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3 Days Of ‘Headspace’: Meditation app requires routine for user results

%27Headspace%27+launched+in+2010.+
'Headspace' launched in 2010.

'Headspace' launched in 2010.

Courtesy of Creative Commons

Courtesy of Creative Commons

'Headspace' launched in 2010.

Sierra Rozen, Viewpoints Editor

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I’m sure at one point in all of our lives, we have thought about how we could better our lives without having to put too much effort into it. For me personally, I find myself way too stressed most of the time and without a spare moment to try and relax.

Enter Headspace, an app that leads the user through guided meditation and promises to help you clear your mind and reduce your stress. Since there are many apps out there that promise this kind of thing, I figured I’d spare the readers the trouble and do a three-day review of the app.

Day One

I have to admit, the app itself is very aesthetically pleasing and user-friendly. When you first open the app, it asks what you would like to focus on for the next 10 days. I decided to select the option of trying to sleep better, as I often have trouble falling asleep and clearing my head.

The major con of the app is the price. There are few packs that are completely free to the user, and the ones that are free are the very basic ones. It is $12.99 a month, $94.99 for the year and $399.99 for a lifetime subscription. Most college students would probably balk at these prices, and the basic packs seem to be enough. They also offer free sessions for other packs that would otherwise cost money.

I’ll be completely candid: the first night that I tried this app was very weird. I was very unaccustomed to just sitting there and trying to clear my thoughts. The app guides you through the meditation by having a British man speak instructions to the user for either three or five minutes.

It basically has you focus on your breathing and try to clear your thoughts, but lets you know that it is ok if your mind starts to wander. While going through the motions, my chest started to feel restricted, I had the constant urge to get up and move and it felt very strange. On the plus side, it did make me feel very relaxed and helped clear my head.

Day Two

The second day that I used the app was a much better experience than the first day. After doing the three minute session, I had a lighter feeling in my head which was strange but not unwanted. I started trying to visualize pushing away any thoughts that came into my head that were not focused on my breathing, something that the app encourages.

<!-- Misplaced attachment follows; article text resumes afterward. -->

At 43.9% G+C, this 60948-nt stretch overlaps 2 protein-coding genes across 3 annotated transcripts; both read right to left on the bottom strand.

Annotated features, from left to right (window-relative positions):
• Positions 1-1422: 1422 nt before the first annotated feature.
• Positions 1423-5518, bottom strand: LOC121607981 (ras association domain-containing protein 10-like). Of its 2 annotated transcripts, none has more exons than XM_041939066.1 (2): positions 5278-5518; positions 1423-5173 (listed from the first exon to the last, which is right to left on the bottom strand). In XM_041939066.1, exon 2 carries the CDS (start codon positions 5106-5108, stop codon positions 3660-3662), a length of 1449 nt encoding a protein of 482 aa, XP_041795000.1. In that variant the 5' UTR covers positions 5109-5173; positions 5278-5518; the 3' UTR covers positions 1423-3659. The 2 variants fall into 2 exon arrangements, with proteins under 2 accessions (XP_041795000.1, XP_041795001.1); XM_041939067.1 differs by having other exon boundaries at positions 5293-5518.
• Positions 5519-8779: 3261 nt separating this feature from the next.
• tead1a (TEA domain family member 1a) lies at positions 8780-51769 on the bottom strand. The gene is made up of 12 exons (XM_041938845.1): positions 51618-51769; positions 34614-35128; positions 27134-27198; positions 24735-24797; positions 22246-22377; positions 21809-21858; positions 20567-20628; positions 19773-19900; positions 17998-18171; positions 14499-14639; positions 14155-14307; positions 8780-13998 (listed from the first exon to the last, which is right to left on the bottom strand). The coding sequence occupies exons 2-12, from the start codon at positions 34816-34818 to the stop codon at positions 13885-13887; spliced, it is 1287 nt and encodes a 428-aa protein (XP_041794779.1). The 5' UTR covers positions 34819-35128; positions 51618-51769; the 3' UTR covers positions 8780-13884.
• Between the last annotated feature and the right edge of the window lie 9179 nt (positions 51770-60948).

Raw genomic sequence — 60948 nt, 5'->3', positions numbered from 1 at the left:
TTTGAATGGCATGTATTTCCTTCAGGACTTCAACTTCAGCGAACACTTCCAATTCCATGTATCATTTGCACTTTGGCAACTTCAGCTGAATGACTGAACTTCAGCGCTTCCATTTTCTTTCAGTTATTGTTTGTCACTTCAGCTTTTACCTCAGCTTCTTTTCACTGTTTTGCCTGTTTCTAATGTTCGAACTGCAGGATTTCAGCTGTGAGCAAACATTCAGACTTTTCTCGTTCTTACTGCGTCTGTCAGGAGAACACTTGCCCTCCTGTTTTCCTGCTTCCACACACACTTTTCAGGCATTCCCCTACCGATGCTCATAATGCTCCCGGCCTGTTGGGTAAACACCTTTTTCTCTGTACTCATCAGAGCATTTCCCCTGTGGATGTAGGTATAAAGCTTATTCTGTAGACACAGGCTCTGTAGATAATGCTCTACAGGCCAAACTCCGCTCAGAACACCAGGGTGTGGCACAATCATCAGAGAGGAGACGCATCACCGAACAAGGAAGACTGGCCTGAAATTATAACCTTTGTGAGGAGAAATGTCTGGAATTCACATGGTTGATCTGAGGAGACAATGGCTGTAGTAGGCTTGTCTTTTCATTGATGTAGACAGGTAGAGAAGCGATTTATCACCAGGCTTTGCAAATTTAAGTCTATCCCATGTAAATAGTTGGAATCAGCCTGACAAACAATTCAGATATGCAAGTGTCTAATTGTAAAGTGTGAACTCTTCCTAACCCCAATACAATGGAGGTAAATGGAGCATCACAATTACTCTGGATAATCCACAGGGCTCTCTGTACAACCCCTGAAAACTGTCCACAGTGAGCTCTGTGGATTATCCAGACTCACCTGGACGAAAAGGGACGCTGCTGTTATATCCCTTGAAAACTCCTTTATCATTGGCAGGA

Though I found it hard to stay consistent with the app and do it every night before I went to bed, it was nice to have something relaxing to do at the end of the day. It made me more aware of my surroundings after I finished my session. It was after this day that I decided to try and do a session while laying down, instead of sitting up like I had been previously doing.

Day Three

Laying down during my session was one of the best things I ever decided to do. I instantly found it easier to relax and focus on my breathing. Note to any other users: make sure to turn your notifications off, as I did not and ended up being distracted by the buzzing.

This was also the day that I discovered that I have restless leg syndrome, and that I have knees that are dying to be cracked once they’re laying perfectly still. However, on this day, I had the best experience with my breathing feeling better.

Is It Worth It?

This may come as a disappointment to many readers trying to reduce their stress level, but I honestly can’t see myself coming back to this app after I finish reviewing it. Maybe it’s just me but I am very bad at clearing my head after a long day.

It is also hard to remember to work it in everyday, even with the notifications that the app will send you. For someone who does not have a racing mind, this will be the perfect app for you. As for this writer, I will just have to keep searching for other ways to lower my stress.

Rating: ✩✩✩ out of ✩✩✩✩✩

About the Writer
Sierra Rozen, Viewpoints Editor

I am Sierra Rozen – Communication major, Journalism minor and Viewpoints Editor for Hilltop Views. This is my sophomore year at St. Edward's University....

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3 Days Of ‘Headspace’: Meditation app requires routine for user results